What to Expect at a Settlement Conference

The court process can be stressful at times.  This stress can be reduced if you have a good idea of what to expect during each step along the way.  A key part of any litigated family law case is a settlement conference.  Settlement conferences may also be referred to as ‘Case Management Conferences’ in St. Charles County or ‘Pre-Trial Conferences’ or ‘Status Conferences’ in St. Louis City.

A settlement conference is a meeting between the Judge and the attorneys.   Settlement conferences are required per local court rule and if one is not conducted, the case may be dismissed.  This meeting generally takes place in the Judge’s chambers, in private, and without the parties.  In some rare cases the judge will conduct a settlement conference in the courtroom.

During this meeting, the parties will sit separately, either in the courtroom or in the hallway outside of the courtroom.  Parties are generally not required to talk to each other unless they wish to.  Except in rare cases, neither party will meet the Judge at this conference.

At a settlement conference, the attorneys update the Judge on the status of settlement discussions and ask for feedback on outstanding issues.  Most judges will give some feedback with the intention of helping the parties work towards settlement. A settlement conference, by its nature, is an informal meeting designed to help move the parties toward a resolution.

A settlement conference is different from a trial or a hearing in that the Judge will not be making any decisions or entering any orders regarding a case at that time unless the parties can agree. When a party wishes for the judge to make a decision on an outstanding issue, a formal written request must generally be made and a hearing must be set on a different docket than that of the settlement conference, per local rules of the court.

Generally, unless an emergency situation arises, these formal requests would not be placed on a docket for a hearing until a settlement conference has occurred. The next steps following the conference will depend on the outcome of the discussions at the settlement conference.  These steps may include additional formal discovery (i.e. information gathering) and continued settlement negotiations.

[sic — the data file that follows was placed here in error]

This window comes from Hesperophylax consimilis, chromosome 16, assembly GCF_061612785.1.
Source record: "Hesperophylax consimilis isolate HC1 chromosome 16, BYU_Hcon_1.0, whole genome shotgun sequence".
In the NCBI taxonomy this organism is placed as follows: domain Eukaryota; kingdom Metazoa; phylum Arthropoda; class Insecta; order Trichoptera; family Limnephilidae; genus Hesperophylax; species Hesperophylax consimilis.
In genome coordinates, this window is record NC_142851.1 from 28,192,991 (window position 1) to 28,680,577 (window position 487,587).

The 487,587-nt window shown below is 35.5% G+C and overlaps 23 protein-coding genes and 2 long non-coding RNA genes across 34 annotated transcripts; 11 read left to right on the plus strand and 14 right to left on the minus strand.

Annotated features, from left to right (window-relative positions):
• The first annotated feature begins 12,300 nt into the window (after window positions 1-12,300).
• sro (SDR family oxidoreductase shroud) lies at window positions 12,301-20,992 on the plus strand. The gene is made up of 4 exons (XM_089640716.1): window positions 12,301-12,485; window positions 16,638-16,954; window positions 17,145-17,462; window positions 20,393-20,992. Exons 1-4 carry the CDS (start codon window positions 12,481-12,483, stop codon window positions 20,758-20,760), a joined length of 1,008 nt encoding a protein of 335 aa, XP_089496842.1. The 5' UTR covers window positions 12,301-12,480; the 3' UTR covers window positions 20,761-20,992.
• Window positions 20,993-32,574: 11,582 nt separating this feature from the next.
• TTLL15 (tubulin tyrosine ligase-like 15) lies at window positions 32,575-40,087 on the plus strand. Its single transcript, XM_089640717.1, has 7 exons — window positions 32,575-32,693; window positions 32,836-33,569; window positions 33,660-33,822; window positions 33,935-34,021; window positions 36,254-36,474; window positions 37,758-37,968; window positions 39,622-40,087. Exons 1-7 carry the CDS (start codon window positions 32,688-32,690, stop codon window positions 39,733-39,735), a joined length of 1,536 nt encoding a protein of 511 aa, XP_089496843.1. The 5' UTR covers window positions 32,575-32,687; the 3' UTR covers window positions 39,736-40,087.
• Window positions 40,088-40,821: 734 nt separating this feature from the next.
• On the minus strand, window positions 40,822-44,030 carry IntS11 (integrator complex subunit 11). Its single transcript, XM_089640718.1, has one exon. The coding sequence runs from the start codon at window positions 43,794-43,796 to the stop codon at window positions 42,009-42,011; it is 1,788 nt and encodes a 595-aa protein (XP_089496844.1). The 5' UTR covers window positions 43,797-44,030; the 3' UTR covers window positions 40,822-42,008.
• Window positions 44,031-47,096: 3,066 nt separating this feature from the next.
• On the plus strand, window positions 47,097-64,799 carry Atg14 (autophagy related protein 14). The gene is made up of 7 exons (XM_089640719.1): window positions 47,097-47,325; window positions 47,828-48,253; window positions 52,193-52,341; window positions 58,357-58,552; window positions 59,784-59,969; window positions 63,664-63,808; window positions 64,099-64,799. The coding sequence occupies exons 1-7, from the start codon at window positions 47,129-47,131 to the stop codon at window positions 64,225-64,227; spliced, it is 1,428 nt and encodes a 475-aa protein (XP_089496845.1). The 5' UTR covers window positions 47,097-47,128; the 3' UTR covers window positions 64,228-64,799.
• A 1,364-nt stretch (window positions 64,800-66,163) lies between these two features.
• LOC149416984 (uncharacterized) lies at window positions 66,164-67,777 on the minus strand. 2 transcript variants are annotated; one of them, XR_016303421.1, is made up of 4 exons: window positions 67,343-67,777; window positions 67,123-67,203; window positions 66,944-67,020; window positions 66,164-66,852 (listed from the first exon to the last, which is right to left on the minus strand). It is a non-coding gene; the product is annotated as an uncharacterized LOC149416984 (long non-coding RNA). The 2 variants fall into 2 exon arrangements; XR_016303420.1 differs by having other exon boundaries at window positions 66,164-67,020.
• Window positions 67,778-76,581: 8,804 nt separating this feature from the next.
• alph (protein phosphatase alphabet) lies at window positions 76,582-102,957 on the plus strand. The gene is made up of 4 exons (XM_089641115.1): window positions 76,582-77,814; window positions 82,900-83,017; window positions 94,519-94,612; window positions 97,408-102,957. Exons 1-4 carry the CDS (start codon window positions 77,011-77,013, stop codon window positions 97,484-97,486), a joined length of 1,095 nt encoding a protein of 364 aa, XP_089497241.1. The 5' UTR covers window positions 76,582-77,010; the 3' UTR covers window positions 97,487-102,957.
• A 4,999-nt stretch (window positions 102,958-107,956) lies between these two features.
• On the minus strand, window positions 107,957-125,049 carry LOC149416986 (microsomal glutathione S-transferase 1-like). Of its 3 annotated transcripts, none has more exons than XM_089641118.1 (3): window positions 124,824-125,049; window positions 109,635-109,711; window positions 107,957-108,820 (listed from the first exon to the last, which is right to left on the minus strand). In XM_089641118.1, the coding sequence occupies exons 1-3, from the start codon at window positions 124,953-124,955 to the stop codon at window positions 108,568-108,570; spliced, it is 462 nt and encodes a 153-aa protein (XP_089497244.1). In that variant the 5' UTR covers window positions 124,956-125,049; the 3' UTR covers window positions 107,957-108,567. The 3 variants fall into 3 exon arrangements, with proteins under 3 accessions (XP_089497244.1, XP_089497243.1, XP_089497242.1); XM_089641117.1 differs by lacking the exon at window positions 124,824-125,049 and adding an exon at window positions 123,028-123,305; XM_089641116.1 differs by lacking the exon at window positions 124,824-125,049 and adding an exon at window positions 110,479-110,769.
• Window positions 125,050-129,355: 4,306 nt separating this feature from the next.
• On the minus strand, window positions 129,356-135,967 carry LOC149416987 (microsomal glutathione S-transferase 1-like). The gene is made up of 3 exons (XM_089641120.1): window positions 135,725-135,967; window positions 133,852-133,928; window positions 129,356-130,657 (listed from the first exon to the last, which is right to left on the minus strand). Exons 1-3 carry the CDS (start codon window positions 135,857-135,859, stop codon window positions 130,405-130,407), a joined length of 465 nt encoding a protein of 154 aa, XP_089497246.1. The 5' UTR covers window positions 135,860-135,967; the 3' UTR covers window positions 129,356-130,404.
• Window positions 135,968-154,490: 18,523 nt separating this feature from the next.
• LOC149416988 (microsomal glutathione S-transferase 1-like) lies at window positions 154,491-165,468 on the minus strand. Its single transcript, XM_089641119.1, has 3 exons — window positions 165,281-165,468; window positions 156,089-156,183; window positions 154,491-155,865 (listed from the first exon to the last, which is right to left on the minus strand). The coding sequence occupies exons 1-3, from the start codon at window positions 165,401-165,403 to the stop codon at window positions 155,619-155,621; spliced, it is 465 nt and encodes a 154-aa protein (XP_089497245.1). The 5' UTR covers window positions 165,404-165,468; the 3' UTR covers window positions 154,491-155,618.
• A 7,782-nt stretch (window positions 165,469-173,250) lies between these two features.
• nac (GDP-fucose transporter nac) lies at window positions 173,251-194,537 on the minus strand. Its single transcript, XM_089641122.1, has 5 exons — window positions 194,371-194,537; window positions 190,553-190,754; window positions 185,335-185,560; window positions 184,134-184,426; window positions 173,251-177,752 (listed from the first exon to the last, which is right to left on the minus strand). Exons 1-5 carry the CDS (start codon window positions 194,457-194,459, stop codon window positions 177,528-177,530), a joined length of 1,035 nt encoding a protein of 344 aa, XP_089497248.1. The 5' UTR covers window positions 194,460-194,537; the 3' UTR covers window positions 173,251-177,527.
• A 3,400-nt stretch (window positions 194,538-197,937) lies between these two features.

The court, in an effort to continue to move cases forward, will most likely set a case for an additional settlement conference to review the status of the matter.  The court may also set a trial date, generally several months away (depending on the case) to allow time for settlement possibilities.  If a settlement is reached before the trial date, the judgment will be entered at a brief hearing and, generally, no trial will be necessary.

Be aware this is a general outline and every situation is unique.  If you have questions about your individual situation, please contact an attorney.  This post should not be considered legal advice.

Communication During Litigation: Keeping Your Cool

Let’s face it – litigation can be stressful and heated.  Communication that was once routine may now prove difficult.  Yelling at your spouse when the kids come back a few minutes late (or minus some clothes you sent in the diaper bag), may offer temporary satisfaction, but before you do that, you may want to consider a few things…

First, while your intimate relationship is ending, your relationship as parents will continue for years to come.  In addition to the big events – graduations, ball games and recitals, the day-to-day parenting duties will remain.  You and your soon-to-be ex will need to work together to be sure teeth get brushed and homework gets finished in both homes.  It’s better for your kids to see a positive relationship even under negative circumstances.

Second, you should also be aware your communications could become part of the court process.  The judge may review communications (or lack thereof) and take that into account in deciding parenting time and decision making authority.

Finally, we all know that litigation can be expensive.  Heightened conflict requires more attorney involvement.

Communication during litigation should be brief, businesslike and deliberate – do not be reactive.  When you are angry, you may want to consider waiting a day to respond.  You may even want to contact your attorney.  Never assume your communications are private.  And remember, civil communication goes a long way towards keeping costs down.

Be aware every situation is unique.  This post should not be considered legal advice.  If you have questions about your individual situation, please contact an attorney.